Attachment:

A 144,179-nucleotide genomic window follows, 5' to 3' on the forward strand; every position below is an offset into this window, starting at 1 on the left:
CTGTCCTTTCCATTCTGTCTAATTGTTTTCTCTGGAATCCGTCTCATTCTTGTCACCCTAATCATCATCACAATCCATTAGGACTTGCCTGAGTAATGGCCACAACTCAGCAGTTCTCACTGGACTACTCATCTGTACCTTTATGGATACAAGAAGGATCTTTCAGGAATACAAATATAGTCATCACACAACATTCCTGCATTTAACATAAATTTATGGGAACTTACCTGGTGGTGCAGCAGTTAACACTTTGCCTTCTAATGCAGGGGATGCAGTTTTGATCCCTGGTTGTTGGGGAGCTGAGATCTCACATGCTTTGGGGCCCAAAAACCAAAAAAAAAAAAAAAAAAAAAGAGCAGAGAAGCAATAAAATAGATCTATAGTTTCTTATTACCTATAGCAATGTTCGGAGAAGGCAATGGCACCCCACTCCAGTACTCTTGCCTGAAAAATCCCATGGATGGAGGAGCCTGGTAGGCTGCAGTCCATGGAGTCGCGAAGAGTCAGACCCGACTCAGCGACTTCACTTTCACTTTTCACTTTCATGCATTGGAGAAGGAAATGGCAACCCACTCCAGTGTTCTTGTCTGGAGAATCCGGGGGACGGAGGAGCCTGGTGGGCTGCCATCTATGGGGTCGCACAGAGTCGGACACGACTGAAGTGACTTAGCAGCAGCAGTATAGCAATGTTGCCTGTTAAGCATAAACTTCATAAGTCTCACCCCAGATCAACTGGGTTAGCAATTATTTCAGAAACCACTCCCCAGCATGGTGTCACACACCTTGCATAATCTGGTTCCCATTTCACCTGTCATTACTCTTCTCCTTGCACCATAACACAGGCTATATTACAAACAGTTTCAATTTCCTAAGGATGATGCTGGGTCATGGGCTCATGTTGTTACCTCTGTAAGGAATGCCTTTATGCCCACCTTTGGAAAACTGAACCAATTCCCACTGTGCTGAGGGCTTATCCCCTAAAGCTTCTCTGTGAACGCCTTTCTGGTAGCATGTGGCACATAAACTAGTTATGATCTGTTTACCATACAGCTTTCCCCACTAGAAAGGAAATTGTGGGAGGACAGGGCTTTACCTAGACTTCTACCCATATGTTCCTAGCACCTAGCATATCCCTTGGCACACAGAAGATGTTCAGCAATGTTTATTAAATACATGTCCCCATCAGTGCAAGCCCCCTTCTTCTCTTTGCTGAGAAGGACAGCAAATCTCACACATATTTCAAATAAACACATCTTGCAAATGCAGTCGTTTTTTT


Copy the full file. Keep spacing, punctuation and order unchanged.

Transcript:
A 144,179-nucleotide genomic window follows, 5' to 3' on the forward strand; every position below is an offset into this window, starting at 1 on the left:
CTGTCCTTTCCATTCTGTCTAATTGTTTTCTCTGGAATCCGTCTCATTCTTGTCACCCTAATCATCATCACAATCCATTAGGACTTGCCTGAGTAATGGCCACAACTCAGCAGTTCTCACTGGACTACTCATCTGTACCTTTATGGATACAAGAAGGATCTTTCAGGAATACAAATATAGTCATCACACAACATTCCTGCATTTAACATAAATTTATGGGAACTTACCTGGTGGTGCAGCAGTTAACACTTTGCCTTCTAATGCAGGGGATGCAGTTTTGATCCCTGGTTGTTGGGGAGCTGAGATCTCACATGCTTTGGGGCCCAAAAACCAAAAAAAAAAAAAAAAAAAAAGAGCAGAGAAGCAATAAAATAGATCTATAGTTTCTTATTACCTATAGCAATGTTCGGAGAAGGCAATGGCACCCCACTCCAGTACTCTTGCCTGAAAAATCCCATGGATGGAGGAGCCTGGTAGGCTGCAGTCCATGGAGTCGCGAAGAGTCAGACCCGACTCAGCGACTTCACTTTCACTTTTCACTTTCATGCATTGGAGAAGGAAATGGCAACCCACTCCAGTGTTCTTGTCTGGAGAATCCGGGGGACGGAGGAGCCTGGTGGGCTGCCATCTATGGGGTCGCACAGAGTCGGACACGACTGAAGTGACTTAGCAGCAGCAGTATAGCAATGTTGCCTGTTAAGCATAAACTTCATAAGTCTCACCCCAGATCAACTGGGTTAGCAATTATTTCAGAAACCACTCCCCAGCATGGTGTCACACACCTTGCATAATCTGGTTCCCATTTCACCTGTCATTACTCTTCTCCTTGCACCATAACACAGGCTATATTACAAACAGTTTCAATTTCCTAAGGATGATGCTGGGTCATGGGCTCATGTTGTTACCTCTGTAAGGAATGCCTTTATGCCCACCTTTGGAAAACTGAACCAATTCCCACTGTGCTGAGGGCTTATCCCCTAAAGCTTCTCTGTGAACGCCTTTCTGGTAGCATGTGGCACATAAACTAGTTATGATCTGTTTACCATACAGCTTTCCCCACTAGAAAGGAAATTGTGGGAGGACAGGGCTTTACCTAGACTTCTACCCATATGTTCCTAGCACCTAGCATATCCCTTGGCACACAGAAGATGTTCAGCAATGTTTATTAAATACATGTCCCCATCAGTGCAAGCCCCCTTCTTCTCTTTGCTGAGAAGGACAGCAAATCTCACACATATTTCAAATAAACACATCTTGCAAATGCAGTCGTTTTTTT